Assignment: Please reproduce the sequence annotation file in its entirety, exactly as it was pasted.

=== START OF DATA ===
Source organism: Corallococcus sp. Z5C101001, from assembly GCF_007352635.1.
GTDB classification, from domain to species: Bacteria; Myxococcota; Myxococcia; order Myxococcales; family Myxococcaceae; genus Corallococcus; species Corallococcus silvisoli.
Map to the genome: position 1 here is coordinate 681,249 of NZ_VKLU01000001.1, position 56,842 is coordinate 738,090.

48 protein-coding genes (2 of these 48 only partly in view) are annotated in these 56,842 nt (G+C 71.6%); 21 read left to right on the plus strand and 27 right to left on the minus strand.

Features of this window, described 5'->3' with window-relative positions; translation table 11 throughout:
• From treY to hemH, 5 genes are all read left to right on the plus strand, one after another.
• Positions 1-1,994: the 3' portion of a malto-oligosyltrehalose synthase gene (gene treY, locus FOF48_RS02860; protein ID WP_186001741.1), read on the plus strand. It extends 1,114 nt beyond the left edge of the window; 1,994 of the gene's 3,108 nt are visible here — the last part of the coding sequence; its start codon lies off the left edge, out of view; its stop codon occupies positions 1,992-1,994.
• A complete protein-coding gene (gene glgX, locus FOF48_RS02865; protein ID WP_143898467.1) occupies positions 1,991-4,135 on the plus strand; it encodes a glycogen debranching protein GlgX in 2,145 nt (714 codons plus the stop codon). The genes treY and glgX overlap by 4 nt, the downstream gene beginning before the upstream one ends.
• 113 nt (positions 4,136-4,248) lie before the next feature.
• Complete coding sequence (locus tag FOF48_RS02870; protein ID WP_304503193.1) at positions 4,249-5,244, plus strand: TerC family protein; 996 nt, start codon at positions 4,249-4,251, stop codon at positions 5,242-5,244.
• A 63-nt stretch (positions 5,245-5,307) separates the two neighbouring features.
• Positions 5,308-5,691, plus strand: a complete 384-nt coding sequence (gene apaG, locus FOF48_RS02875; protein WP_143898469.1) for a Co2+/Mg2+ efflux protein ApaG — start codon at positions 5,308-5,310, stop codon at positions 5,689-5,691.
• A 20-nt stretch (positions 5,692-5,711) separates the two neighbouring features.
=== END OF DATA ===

Source organism: Corallococcus sp. Z5C101001, from assembly GCF_007352635.1.
GTDB classification, from domain to species: Bacteria; Myxococcota; Myxococcia; order Myxococcales; family Myxococcaceae; genus Corallococcus; species Corallococcus silvisoli.
Map to the genome: position 1 here is coordinate 681,249 of NZ_VKLU01000001.1, position 56,842 is coordinate 738,090.

48 protein-coding genes (2 of these 48 only partly in view) are annotated in these 56,842 nt (G+C 71.6%); 21 read left to right on the plus strand and 27 right to left on the minus strand.

Features of this window, described 5'->3' with window-relative positions; translation table 11 throughout:
• From treY to hemH, 5 genes are all read left to right on the plus strand, one after another.
• Positions 1-1,994: the 3' portion of a malto-oligosyltrehalose synthase gene (gene treY, locus FOF48_RS02860; protein ID WP_186001741.1), read on the plus strand. It extends 1,114 nt beyond the left edge of the window; 1,994 of the gene's 3,108 nt are visible here — the last part of the coding sequence; its start codon lies off the left edge, out of view; its stop codon occupies positions 1,992-1,994.
• A complete protein-coding gene (gene glgX, locus FOF48_RS02865; protein ID WP_143898467.1) occupies positions 1,991-4,135 on the plus strand; it encodes a glycogen debranching protein GlgX in 2,145 nt (714 codons plus the stop codon). The genes treY and glgX overlap by 4 nt, the downstream gene beginning before the upstream one ends.
• 113 nt (positions 4,136-4,248) lie before the next feature.
• Complete coding sequence (locus tag FOF48_RS02870; protein ID WP_304503193.1) at positions 4,249-5,244, plus strand: TerC family protein; 996 nt, start codon at positions 4,249-4,251, stop codon at positions 5,242-5,244.
• A 63-nt stretch (positions 5,245-5,307) separates the two neighbouring features.
• Positions 5,308-5,691, plus strand: a complete 384-nt coding sequence (gene apaG, locus FOF48_RS02875; protein WP_143898469.1) for a Co2+/Mg2+ efflux protein ApaG — start codon at positions 5,308-5,310, stop codon at positions 5,689-5,691.
• A 20-nt stretch (positions 5,692-5,711) separates the two neighbouring features.